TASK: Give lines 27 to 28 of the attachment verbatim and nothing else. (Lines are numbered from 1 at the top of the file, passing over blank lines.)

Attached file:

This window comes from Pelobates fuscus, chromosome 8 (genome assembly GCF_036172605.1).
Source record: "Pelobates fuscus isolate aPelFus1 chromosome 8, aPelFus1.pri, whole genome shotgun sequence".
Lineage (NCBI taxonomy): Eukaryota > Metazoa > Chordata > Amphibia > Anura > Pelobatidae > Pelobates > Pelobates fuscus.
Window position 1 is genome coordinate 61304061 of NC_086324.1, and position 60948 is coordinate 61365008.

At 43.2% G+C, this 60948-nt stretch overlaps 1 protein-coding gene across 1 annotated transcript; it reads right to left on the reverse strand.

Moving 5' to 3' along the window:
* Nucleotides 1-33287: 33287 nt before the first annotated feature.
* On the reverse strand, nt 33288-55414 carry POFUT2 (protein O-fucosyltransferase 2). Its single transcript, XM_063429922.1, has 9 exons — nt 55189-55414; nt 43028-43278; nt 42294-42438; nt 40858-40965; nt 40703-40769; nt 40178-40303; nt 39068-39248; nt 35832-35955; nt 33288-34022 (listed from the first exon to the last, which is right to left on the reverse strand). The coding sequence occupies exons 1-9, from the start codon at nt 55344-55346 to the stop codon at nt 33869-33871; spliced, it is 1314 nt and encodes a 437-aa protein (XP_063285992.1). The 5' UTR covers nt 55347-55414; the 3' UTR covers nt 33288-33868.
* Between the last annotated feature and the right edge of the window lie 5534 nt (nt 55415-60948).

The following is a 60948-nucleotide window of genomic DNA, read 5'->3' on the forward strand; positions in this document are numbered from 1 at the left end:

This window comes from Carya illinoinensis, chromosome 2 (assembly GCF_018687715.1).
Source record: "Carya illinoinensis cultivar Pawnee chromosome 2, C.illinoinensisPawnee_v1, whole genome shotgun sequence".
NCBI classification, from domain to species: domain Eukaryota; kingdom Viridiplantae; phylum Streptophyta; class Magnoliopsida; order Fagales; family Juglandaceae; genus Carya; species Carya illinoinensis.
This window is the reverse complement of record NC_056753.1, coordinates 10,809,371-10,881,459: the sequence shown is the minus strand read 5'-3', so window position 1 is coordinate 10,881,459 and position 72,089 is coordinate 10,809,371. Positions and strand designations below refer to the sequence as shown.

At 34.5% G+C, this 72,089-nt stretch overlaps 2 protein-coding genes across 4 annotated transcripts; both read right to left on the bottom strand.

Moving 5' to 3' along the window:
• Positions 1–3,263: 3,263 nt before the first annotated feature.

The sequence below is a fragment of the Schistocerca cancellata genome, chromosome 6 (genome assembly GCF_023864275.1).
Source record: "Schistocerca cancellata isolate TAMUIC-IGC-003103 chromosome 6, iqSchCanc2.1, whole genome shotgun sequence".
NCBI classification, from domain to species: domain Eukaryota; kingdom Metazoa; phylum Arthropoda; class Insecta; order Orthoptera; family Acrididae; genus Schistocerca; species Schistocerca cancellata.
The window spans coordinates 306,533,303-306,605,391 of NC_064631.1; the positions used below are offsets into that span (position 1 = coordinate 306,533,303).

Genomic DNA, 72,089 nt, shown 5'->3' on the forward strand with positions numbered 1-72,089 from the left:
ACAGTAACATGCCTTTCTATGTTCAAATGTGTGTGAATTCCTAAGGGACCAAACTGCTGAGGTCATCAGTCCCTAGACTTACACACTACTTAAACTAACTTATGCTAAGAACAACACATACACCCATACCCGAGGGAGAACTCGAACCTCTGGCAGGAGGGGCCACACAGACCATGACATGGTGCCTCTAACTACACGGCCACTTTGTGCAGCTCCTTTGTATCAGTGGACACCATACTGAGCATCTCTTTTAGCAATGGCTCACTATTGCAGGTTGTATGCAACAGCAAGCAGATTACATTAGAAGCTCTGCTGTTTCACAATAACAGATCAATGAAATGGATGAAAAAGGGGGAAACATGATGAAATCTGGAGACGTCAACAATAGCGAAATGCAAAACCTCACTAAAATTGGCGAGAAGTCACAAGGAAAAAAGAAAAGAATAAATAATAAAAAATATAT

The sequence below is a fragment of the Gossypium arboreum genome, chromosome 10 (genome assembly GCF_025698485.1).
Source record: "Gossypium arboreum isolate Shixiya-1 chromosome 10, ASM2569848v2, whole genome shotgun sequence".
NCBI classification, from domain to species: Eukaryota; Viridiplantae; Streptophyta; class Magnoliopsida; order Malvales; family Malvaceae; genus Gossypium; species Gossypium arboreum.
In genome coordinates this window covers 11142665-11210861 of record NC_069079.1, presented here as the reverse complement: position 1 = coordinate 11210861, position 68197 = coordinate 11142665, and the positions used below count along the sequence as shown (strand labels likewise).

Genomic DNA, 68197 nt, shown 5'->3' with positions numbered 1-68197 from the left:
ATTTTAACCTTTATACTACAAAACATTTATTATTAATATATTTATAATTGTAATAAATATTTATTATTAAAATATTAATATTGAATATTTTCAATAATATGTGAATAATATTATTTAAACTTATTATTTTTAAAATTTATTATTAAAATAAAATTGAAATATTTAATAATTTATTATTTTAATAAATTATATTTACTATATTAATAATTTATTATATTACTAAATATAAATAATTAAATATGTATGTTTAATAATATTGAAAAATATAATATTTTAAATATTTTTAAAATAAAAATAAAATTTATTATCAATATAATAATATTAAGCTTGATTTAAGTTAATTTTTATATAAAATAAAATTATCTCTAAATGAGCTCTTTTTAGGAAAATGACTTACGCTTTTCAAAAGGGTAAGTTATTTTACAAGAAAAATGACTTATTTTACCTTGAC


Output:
In genome coordinates this window covers 11142665-11210861 of record NC_069079.1, presented here as the reverse complement: position 1 = coordinate 11210861, position 68197 = coordinate 11142665, and the positions used below count along the sequence as shown (strand labels likewise).

Genomic DNA, 68197 nt, shown 5'->3' with positions numbered 1-68197 from the left: